Find the minimum value.

Find the minimum value of $4^x + 4^{1-x}$ , $x\in\mathbb{R}$.

In this I used the property that $a + \frac{1}{a}\geq 2$.

So I begin with

$$4^x + \left(\frac{1}{4}\right)^x + 3\left(\frac{1}{4}\right)^x \geq 2 + 3\left(\frac{1}{4}\right)^x$$

So I think the minimum value be between 2 to 3. But the answer is 4.

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How did you get $4^{1-x} = (\frac{1}{4})^x + (\frac{3}{4})^x$? If you evaluate at $x=1$, you get $4$ on the left, but $2$ on the right, so they are not equal. – Arturo Magidin Mar 2 '12 at 5:34
Do you know the inequality of the arithmetic and geometric means? – Gerry Myerson Mar 2 '12 at 5:34
@Arturo its not (3/4)^x .Its 3/ (4)^x. – vikiiii Mar 2 '12 at 5:37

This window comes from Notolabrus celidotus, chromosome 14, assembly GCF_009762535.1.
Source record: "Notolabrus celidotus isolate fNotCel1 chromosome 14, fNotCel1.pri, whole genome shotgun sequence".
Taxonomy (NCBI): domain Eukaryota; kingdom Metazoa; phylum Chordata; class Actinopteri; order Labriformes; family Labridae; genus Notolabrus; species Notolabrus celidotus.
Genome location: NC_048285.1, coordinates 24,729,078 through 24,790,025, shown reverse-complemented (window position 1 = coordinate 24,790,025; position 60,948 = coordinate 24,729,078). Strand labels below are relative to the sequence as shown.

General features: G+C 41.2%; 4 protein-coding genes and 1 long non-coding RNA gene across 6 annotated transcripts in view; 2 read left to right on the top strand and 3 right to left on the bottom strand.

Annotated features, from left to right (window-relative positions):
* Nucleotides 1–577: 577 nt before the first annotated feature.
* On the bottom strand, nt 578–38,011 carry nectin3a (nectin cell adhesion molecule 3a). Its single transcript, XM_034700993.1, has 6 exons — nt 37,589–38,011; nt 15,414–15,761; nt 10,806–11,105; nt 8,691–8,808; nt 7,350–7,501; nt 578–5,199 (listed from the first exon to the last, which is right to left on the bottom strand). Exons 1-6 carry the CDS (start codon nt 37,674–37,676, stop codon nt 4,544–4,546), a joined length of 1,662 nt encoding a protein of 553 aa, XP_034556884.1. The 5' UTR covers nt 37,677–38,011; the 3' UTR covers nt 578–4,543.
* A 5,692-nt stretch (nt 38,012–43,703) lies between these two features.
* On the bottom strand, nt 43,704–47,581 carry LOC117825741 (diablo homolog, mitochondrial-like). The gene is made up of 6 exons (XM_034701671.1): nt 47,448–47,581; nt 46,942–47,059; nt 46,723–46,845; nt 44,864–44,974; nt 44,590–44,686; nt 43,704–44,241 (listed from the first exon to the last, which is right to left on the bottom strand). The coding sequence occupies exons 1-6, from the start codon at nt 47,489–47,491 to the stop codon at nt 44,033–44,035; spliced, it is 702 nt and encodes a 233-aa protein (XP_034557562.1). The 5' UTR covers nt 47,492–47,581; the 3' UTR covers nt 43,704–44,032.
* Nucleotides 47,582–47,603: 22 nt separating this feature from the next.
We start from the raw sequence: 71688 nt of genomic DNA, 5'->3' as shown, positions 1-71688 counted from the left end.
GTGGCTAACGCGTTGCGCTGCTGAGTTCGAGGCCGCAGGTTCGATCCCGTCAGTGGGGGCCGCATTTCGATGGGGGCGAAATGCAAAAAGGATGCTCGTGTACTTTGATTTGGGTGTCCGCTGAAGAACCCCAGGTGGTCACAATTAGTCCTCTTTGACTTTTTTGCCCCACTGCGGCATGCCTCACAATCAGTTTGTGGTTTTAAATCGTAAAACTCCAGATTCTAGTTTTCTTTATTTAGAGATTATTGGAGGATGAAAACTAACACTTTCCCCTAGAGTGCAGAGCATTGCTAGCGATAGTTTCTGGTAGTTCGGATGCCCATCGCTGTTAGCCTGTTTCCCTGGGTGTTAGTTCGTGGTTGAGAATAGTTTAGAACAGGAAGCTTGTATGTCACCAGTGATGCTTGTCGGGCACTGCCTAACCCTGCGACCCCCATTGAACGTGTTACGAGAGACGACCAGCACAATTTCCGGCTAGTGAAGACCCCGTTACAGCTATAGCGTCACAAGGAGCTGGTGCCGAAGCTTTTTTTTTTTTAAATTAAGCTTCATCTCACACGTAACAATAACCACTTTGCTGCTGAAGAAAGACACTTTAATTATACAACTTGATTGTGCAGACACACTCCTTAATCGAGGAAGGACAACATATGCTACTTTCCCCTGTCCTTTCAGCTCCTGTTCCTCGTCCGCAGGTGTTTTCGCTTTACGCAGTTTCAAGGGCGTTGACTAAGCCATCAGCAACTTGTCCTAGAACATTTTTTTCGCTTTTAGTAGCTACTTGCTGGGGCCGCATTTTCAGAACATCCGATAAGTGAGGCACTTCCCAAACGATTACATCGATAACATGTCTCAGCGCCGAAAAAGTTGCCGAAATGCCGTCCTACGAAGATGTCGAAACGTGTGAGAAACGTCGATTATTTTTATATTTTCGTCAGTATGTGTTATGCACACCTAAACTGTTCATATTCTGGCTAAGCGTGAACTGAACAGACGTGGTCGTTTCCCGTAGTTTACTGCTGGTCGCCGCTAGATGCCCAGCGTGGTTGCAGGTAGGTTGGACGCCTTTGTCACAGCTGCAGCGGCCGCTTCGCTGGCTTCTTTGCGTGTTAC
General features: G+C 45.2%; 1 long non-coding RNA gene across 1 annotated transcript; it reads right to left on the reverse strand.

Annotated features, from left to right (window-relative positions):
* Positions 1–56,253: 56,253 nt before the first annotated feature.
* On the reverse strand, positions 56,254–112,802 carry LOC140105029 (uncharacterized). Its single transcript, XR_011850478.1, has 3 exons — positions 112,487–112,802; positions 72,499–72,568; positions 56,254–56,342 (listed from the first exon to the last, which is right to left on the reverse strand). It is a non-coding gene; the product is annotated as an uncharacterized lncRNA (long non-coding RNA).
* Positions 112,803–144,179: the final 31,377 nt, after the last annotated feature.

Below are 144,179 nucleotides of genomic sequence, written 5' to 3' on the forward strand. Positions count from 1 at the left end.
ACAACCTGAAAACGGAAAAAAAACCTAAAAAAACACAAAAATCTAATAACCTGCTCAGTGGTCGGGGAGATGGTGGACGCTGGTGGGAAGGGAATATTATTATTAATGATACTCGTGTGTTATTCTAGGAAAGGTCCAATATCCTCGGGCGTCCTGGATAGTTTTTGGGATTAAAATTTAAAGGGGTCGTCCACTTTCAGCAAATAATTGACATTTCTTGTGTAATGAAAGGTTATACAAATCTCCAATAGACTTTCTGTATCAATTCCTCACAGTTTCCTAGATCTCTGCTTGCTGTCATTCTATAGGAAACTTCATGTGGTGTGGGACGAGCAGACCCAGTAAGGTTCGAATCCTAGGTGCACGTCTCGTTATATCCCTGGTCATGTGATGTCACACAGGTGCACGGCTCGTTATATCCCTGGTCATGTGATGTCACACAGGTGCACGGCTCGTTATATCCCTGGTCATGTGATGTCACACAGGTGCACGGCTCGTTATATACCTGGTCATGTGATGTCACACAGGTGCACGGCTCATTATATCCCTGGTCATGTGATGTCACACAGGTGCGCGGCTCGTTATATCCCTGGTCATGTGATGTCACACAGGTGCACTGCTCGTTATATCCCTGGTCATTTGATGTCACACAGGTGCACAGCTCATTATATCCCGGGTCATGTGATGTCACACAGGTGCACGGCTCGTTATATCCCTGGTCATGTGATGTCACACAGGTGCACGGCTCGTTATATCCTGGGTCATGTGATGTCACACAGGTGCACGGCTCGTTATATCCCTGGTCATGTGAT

@vikiii: That's the problem with not formatting your post correctly. – Arturo Magidin Mar 2 '12 at 5:41
@GerryMyerson its not (3/4)^x .Its 3/ (4)^x. – vikiiii Mar 2 '12 at 5:42

$$4^{x} + 4^{1-x} = (\sqrt{4^x} - \frac{2}{\sqrt{4^x}})^2 + 4 \ge 4$$

with equality occuring when $\sqrt{4^x} = \frac{2}{\sqrt{4^x}}$ and so $x = \frac{1}{2}$.

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Your approach was a good one, except for the lack of "$x$, $-x$" symmetry.

But that is not hard to fix. Since $1/2$ is the midway point between $0$ and $1$, it seems natural to look instead at $4^{x-1/2}+4^{1/2-x}$. This is a close relative of our expression, since $$4^x+4^{1-x}=4^{1/2}(4^{x-1/2}+4^{1/2-x}).$$ Now it's over. By the result you quoted, the expression $4^{x-1/2}+4^{1/2-x}$ reaches a minimum of $2$ when $x=1/2$. So the minimum value of our original expression is $(4^{1/2})(2)$, which is $4$.

An alternate way of viewing the matter is that we made the symmetrizing change of variable $u=x-1/2$. Then $4^x=4^{1/2}4^u$ and $4^{1-x}=4^{1/2}4^{-u}$. The procedure is quite analogous to what happens when we complete the square in $x^2-x$. There, we can let $u=x-1/2$, and the parabola $y=x^2-x$ becomes the nicer parabola $y=u^2-\frac{1}{4}$, from which the minimum can be read off.

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